“It is a wonderful moment when a much anticipated new post-watershed thriller turns out to deliver.” Read on for the verdict on last night’s TV.

“There was a pace about Broadchurch that compelled; the main whodunnit and mini whodunnits mounting up as we got to know the locals. It seemed that Broadchurch’s creator/writer Chris Chibnall and director James Strong knew exactly which dark corner they would allow you into next.”
Alex Hardy, The Times

“David Tennant’s character seems to have been designed to look good on his fan website – the stubble and the loosened tie as much badges of style as clues to personal disarray. But Olivia Colman, effortless convincing in her distress when she recognises the dead job, is something much rarer on television. Not an obsessive loner like Sarah Lund [The Killing], but a woman with a husband and children whose job is part of her life, not all of it. Watch for her, if no other reason.”
Tom Sutcliffe, The Independent

“Colman puts in an extraordinary performance – she’s the emotional centre of the piece and, like her, the viewer is definitely going to need to toughen up for what lies ahead.”
Tim Dowling, The Guardian

“When I suggested to my wife that she join me in watching Broadchurch, her response was: “Oh no, not another TV drama about a dead child.” I was minded to agree with her, having committed loyalty and time to Mayday on the other side. This isn’t remotely like Mayday, except that Mayday is good and this is too, for very different reasons.”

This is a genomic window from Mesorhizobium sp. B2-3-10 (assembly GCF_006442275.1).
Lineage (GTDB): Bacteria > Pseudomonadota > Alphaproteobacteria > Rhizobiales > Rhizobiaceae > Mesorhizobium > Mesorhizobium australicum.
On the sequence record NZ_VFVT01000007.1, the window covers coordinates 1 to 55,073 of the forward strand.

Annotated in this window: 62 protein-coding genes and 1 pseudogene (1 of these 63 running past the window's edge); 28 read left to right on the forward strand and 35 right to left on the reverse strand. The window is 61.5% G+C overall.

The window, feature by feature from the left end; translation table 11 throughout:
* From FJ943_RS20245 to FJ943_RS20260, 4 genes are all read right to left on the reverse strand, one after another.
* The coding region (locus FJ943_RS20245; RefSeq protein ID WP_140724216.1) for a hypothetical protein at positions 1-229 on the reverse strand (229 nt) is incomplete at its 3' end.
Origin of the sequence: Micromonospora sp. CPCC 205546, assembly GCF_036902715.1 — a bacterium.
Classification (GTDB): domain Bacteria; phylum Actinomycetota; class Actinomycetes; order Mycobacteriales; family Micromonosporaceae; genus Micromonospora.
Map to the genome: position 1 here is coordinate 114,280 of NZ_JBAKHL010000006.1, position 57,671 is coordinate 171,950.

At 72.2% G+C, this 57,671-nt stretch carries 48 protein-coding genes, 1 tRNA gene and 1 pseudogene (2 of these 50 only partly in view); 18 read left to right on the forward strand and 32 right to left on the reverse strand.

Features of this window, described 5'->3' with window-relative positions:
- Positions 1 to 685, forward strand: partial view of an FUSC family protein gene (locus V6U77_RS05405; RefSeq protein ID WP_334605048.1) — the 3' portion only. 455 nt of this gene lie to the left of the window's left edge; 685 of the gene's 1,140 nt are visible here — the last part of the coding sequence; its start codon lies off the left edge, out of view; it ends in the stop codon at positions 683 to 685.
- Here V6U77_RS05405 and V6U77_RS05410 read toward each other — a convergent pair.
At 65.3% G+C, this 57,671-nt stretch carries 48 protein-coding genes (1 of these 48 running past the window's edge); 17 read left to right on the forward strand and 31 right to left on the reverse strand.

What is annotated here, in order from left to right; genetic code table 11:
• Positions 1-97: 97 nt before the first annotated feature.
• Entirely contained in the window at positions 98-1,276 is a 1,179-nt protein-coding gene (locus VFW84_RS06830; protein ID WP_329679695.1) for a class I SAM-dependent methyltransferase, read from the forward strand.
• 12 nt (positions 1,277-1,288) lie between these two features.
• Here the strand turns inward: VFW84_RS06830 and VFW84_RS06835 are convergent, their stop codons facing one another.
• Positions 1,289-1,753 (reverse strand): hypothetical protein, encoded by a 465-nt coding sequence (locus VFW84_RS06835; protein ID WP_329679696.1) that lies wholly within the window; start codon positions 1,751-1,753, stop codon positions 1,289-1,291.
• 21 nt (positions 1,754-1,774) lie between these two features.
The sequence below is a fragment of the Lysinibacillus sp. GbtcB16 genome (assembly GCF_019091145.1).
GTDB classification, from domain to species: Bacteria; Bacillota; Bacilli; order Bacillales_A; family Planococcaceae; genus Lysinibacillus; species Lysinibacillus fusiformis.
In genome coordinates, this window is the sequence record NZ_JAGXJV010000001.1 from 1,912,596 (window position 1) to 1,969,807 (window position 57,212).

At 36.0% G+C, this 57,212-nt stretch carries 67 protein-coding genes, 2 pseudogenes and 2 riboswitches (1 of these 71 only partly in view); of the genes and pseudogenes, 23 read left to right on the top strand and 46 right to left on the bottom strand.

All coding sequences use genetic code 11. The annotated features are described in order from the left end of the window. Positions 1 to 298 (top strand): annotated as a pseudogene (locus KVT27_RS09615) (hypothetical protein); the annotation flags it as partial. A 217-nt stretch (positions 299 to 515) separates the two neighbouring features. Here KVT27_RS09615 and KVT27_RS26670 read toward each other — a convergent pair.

Matt Baylis, Daily Express

“It is a wonderful moment when a much anticipated new post-watershed thriller turns out to deliver as well as Broadchurch (ITV) did last night. We know now that a dark undertow from small-town Dorset will be pulling us deeper for the next seven Monday nights.

We’ll find out who strangled 11-year-old Danny, maybe while his mother was watching telly instead of checking in on him, and on the way we’ll learn about the murk in everyone’s closet. In just one hour minus adverts last night we discovered that Broadchurch had more hidden skeletons than Pol Pot’s dungeons in a blackout.”
Adrian Michaels, The Telegraph


 “As the oddities pile up like the Hungry Caterpillar’s lunchbox, Mayday has tipped from compelling to confusing. It will need one hell of a punchline to bring it all back together.”
Alex Hardy, The Times


 “The Flying Scotsman featured a lot of people getting misty-eyed about the idea of being covered in soot, a concept I understand as little as I understand being in love with a train. For all that, lots of people are or have been in love with The Flying Scotsman.”
Matt Baylis, Daily Express


“It interviewed the really bereaved, and those genuinely about to die; it unintentionally cast a different light on the efforts of actors fictionally portraying the effects of death and dying. Though interesting, the documentary was a let-down. We were promised revelations but instead we mostly got a rehash of hair-raising stories and predictable, though intelligent, debate.”
Adrian Michaels, The Telegraph